Short job turns into lifetime career at the John Marshall Barber Shop




4 Campbell Montero(Hugh Campbell provides a haircut and banter with regular customer Ken Montero. Chloe Simpson/The Capital News Service) 



If it wasn’t for the spinning white, red and blue barber pole, one might easily pass right by one of the most historic locations within the Richmond city limits. Tucked into the E. Franklin Street side of the Hotel John Marshall, The John Marshall Barber Shop is a living time capsule of Richmond from 1929 to the present.

Opening on Oct. 29, 1929, the day the stock market fell, the shop has managed to withstand the great depression, the closing of The Hotel John Marshall, displacement during hotel renovations, and many other ups and downs within the city.

Most of the shop’s success can be attributed to owner and manager Hugh Campbell, who bought the shop in 1987 after working there for 20 years.

“I went to barber school to get a deferment during the Vietnam War, to get into the Air Guard with some friends of mine,” Campbell said. “That’s the only reason I went to barber school. I got off of active duty and then I had 18 months to get my apprenticeship. … I asked a guy one day ‘where’s a good place to cut hair for 18 months?’ he said ‘John Marshall Barber Shop.’ I walked in, and my boss, Mr. Hicks, called me two days later and said, ‘you want that job, young fella?’ I said ‘what the heck, I can do 18 months.’ And that was 50 years ago.”

Campbell never intended to make a career out of cutting hair, and though he has been successful in doing so, he does not consider what he does to be work. When his friends and clients ask him about any plans for retirement, he responds that he would have to go to work first for that to be possible, a sentiment he passes on to his staff.

“Never make it work,” Campbell says. “Enjoy being here.”

And watching Campbell work, it is clear that this is something he truly believes, not something said just to rally his troops.

As he cut the hair of Ken Montero, a regular at the shop since the 1980’s, it is quickly obvious that their relationship is much more than that of client and barber.

Campbell and Montero immediately begin teasing each other about parole officers and aliases for the week, as well as the “sheep shearing” Montero said he needs. But their friendship has a sincere side to it as well.  Montero is also eager to tell stories of Campbell’s successes and good deeds, as well as point out the wall of fame, which features some of the more recent Virginia governors to frequent the shop.

“We’ve got some characters up there, but they’re all good though,” Campbell said. “… We’ve done them all since 1929. The first one I did was Albertis Harrison. … I was nervous, man. A governor in my chair? … now all I get is people like this [gesturing to Montero]. It’s different than it used to be.”

Though times have changed, and Campbell no longer takes on any new clients, including politicians, he has worked hard to maintain the original 1920’s charm and design of the shop.

The mirrors, floor and built-in shelves are all original. One thing Campbell truly wishes had been kept were the original chairs, but he has stayed true to the shop’s history by keeping the chairs that were brought in in the late 1960’s, built-in ashtrays and all. The two small flat-screen televisions are the only sign that it is 2018, and not the 1920’s or 60’s.

“We have a special place here,” Campbell said about the chairs. “It has a special history and I wanted to maintain it. And it’s nothing like it.”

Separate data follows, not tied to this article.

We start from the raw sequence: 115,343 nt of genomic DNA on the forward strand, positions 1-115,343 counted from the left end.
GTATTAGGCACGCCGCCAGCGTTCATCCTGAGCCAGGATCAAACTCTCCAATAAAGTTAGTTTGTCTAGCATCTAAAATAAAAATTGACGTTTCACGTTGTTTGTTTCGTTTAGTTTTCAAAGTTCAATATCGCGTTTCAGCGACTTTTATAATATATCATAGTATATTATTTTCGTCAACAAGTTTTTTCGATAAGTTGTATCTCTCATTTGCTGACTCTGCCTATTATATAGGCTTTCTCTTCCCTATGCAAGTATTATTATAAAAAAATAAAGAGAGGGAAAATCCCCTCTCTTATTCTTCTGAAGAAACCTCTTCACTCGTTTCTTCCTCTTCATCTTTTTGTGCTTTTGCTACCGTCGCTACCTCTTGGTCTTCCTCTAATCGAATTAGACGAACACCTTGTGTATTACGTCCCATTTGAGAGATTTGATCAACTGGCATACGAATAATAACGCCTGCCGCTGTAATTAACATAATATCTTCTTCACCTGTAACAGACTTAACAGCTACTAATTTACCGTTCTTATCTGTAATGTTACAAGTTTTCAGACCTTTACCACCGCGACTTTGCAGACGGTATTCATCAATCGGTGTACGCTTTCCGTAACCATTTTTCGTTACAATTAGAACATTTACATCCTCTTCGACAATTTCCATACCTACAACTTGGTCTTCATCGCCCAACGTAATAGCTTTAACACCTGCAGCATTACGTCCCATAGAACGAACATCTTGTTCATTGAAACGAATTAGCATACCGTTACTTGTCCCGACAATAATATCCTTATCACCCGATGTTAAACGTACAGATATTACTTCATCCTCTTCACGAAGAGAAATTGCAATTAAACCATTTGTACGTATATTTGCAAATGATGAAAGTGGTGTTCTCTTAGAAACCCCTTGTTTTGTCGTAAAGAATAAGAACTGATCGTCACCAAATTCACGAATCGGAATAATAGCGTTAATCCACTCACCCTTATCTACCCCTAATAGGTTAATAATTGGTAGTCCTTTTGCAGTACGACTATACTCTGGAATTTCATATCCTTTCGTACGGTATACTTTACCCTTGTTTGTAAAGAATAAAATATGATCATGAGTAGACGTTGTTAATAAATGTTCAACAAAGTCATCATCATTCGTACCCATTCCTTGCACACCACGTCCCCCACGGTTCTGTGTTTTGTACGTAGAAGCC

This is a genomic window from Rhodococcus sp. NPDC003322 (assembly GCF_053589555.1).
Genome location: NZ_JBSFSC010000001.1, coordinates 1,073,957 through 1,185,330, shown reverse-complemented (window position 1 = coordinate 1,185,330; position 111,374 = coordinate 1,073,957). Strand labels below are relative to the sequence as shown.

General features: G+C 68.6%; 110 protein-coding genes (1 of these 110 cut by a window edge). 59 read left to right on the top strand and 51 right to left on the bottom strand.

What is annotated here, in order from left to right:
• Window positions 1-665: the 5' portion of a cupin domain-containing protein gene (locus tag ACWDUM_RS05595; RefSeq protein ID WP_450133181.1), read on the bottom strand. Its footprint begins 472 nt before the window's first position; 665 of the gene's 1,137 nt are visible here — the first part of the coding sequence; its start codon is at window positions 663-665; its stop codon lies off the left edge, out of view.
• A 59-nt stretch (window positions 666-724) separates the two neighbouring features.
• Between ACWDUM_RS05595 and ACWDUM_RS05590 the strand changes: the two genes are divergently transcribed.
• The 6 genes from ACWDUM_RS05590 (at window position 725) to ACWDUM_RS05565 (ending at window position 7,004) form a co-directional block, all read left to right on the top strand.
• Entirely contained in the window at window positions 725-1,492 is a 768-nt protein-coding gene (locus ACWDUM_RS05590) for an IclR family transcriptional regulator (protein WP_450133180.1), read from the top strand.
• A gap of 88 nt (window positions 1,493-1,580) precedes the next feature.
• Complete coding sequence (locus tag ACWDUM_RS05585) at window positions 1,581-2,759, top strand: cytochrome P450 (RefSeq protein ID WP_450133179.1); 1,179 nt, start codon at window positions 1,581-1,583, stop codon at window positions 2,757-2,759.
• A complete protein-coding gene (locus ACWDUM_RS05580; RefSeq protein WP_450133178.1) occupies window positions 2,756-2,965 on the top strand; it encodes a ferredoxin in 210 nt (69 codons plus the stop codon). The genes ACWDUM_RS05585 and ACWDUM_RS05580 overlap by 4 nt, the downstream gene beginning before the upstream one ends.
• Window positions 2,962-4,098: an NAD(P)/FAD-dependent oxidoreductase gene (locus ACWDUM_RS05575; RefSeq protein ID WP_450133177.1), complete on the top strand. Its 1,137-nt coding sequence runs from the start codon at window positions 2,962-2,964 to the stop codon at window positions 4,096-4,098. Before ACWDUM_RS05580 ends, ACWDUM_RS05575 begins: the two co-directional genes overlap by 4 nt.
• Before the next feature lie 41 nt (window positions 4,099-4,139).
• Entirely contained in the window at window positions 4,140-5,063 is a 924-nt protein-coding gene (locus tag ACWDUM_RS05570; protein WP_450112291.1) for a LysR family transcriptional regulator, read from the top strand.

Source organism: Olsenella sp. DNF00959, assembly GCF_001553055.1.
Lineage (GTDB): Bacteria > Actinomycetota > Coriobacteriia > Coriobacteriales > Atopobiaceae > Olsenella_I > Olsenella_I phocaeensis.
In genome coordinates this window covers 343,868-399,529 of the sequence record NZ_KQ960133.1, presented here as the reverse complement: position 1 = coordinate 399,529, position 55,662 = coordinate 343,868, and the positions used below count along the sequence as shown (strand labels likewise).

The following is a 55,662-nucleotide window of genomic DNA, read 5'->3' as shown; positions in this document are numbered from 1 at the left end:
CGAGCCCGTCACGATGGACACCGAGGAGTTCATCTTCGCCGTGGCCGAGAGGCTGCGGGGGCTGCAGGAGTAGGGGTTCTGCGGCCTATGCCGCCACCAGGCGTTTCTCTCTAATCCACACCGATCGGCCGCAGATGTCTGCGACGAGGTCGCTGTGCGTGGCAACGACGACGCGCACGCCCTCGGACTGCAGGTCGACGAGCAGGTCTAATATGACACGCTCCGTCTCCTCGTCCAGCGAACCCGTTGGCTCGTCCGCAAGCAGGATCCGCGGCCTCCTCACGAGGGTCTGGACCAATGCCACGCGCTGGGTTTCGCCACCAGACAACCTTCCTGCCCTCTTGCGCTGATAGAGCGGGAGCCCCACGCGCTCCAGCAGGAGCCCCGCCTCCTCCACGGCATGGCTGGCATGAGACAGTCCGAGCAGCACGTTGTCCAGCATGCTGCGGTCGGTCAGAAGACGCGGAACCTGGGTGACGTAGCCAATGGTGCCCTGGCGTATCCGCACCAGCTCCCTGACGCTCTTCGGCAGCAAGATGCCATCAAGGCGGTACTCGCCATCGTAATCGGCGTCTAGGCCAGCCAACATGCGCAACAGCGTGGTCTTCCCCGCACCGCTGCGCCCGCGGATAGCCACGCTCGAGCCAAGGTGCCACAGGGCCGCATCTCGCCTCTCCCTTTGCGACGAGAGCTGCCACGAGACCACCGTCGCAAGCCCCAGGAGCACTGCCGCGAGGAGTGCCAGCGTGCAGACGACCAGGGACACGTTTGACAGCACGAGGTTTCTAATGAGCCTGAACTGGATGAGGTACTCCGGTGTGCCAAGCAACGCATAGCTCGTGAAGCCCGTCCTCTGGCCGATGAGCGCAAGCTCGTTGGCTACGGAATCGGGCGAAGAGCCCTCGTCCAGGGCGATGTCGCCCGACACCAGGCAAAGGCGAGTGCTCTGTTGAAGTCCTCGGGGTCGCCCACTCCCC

The barber shop also offers a limited menu of services, like those that would have been offered in 1929: haircuts, shaves, shoeshines, beard trim and men’s manicures.

In the 89 years that the shop has been open, numerous celebrities from Elvis Presley to Brock Lesnar have visited. However, state and local politicians have provided the most steady stream of clients.

Campbell said traffic picks up when the General Assembly is in session, with legislators and lobbyists coming in for services. And though he admits it can get contentious when legislators from opposite sides of the aisle are in at the same time, he assures that it is always in a fun way. He also can’t help but compare the newer legislators to those he saw when he started in 1967.

“They come in, ‘I can’t believe you voted for that,’ ‘well I had to…’” Campbell said. “But that old school was so different than the new school. …it’s different but not in a bad way. There were real characters you had back then.”

The joking relationship Campbell has with clients like Montero is not exclusive to the shop’s non-political clients. Campbell happily showed off a bottle of Trump Wine that he had gotten and placed on his desk, just where former Gov. Terry McAuliffe would be able to see it while getting his hair cut by Campbell’s employee, Kim Cogbill.

Campbell says McAuliffe called him out, commenting,  “Hugh, what are you doing? That isn’t funny.”

McAuliffe is a loyal client of Cogbill, who cut his hair for his official portrait. An autographed copy of the portrait hangs on the shop wall by the clock, and McAuliffe also gave Cogbill her own copy that she keeps in her home.

Cogbill has worked in the industry for 33 years, but has only been at The John Marshall Barber Shop for the last five.

“I love [the shop]. If I would have known 20-30 years ago about this place I would have come. But I was always West End/Short Pump.”

As Campbell reminisces about his 50 years at the shop, he still finds it hard to believe he has made a career out of something that was supposed to be an 18-month gig.

“I still don’t know how I got here, and that’s the honest truth,” Campbell said. “I’m glad it happened though.”

“We are too,” Montero replied.


Senators pass bill requiring verified social studies credit to graduate


A bill that would ensure that Virginia’s high school students are required to earn a verified social studies credit to graduate passed the Senate and now sits in a House subcommittee.

Sen. Stephen Newman, R-Forest, introduced the bill, SB 969, on Jan. 19. Sen. Jennifer McClellan, D-Richmond, was the bill’s only other patron in the Senate, which approved it 38-1 on Feb, 6.